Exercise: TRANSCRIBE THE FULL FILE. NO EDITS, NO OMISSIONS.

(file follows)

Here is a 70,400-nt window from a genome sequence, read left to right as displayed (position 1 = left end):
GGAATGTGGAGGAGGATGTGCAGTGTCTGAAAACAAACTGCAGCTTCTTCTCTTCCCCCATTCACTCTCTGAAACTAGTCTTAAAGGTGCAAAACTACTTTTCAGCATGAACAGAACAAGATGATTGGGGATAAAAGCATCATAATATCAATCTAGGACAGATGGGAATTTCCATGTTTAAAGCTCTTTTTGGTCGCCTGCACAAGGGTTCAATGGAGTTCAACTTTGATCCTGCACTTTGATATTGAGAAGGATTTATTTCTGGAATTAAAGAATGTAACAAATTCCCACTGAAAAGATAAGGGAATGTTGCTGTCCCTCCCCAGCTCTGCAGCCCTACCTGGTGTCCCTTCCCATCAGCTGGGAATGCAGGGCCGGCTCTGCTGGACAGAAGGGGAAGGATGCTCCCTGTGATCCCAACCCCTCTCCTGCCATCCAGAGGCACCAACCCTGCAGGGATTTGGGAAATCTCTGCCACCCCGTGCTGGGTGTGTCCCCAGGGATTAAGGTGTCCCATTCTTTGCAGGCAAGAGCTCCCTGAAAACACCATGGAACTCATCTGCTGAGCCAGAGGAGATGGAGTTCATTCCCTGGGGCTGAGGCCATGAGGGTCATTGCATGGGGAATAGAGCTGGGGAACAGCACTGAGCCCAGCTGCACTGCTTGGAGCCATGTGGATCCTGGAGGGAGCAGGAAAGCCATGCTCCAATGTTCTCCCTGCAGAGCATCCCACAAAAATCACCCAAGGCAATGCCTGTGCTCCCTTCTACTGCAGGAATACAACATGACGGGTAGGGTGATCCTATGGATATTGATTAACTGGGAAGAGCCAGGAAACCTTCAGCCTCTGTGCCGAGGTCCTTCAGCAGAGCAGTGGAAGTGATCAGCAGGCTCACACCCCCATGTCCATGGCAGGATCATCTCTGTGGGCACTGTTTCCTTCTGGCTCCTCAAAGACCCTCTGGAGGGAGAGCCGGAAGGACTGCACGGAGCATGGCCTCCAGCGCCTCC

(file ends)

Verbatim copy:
Here is a 70,400-nt window from a genome sequence, read left to right as displayed (position 1 = left end):
GGAATGTGGAGGAGGATGTGCAGTGTCTGAAAACAAACTGCAGCTTCTTCTCTTCCCCCATTCACTCTCTGAAACTAGTCTTAAAGGTGCAAAACTACTTTTCAGCATGAACAGAACAAGATGATTGGGGATAAAAGCATCATAATATCAATCTAGGACAGATGGGAATTTCCATGTTTAAAGCTCTTTTTGGTCGCCTGCACAAGGGTTCAATGGAGTTCAACTTTGATCCTGCACTTTGATATTGAGAAGGATTTATTTCTGGAATTAAAGAATGTAACAAATTCCCACTGAAAAGATAAGGGAATGTTGCTGTCCCTCCCCAGCTCTGCAGCCCTACCTGGTGTCCCTTCCCATCAGCTGGGAATGCAGGGCCGGCTCTGCTGGACAGAAGGGGAAGGATGCTCCCTGTGATCCCAACCCCTCTCCTGCCATCCAGAGGCACCAACCCTGCAGGGATTTGGGAAATCTCTGCCACCCCGTGCTGGGTGTGTCCCCAGGGATTAAGGTGTCCCATTCTTTGCAGGCAAGAGCTCCCTGAAAACACCATGGAACTCATCTGCTGAGCCAGAGGAGATGGAGTTCATTCCCTGGGGCTGAGGCCATGAGGGTCATTGCATGGGGAATAGAGCTGGGGAACAGCACTGAGCCCAGCTGCACTGCTTGGAGCCATGTGGATCCTGGAGGGAGCAGGAAAGCCATGCTCCAATGTTCTCCCTGCAGAGCATCCCACAAAAATCACCCAAGGCAATGCCTGTGCTCCCTTCTACTGCAGGAATACAACATGACGGGTAGGGTGATCCTATGGATATTGATTAACTGGGAAGAGCCAGGAAACCTTCAGCCTCTGTGCCGAGGTCCTTCAGCAGAGCAGTGGAAGTGATCAGCAGGCTCACACCCCCATGTCCATGGCAGGATCATCTCTGTGGGCACTGTTTCCTTCTGGCTCCTCAAAGACCCTCTGGAGGGAGAGCCGGAAGGACTGCACGGAGCATGGCCTCCAGCGCCTCC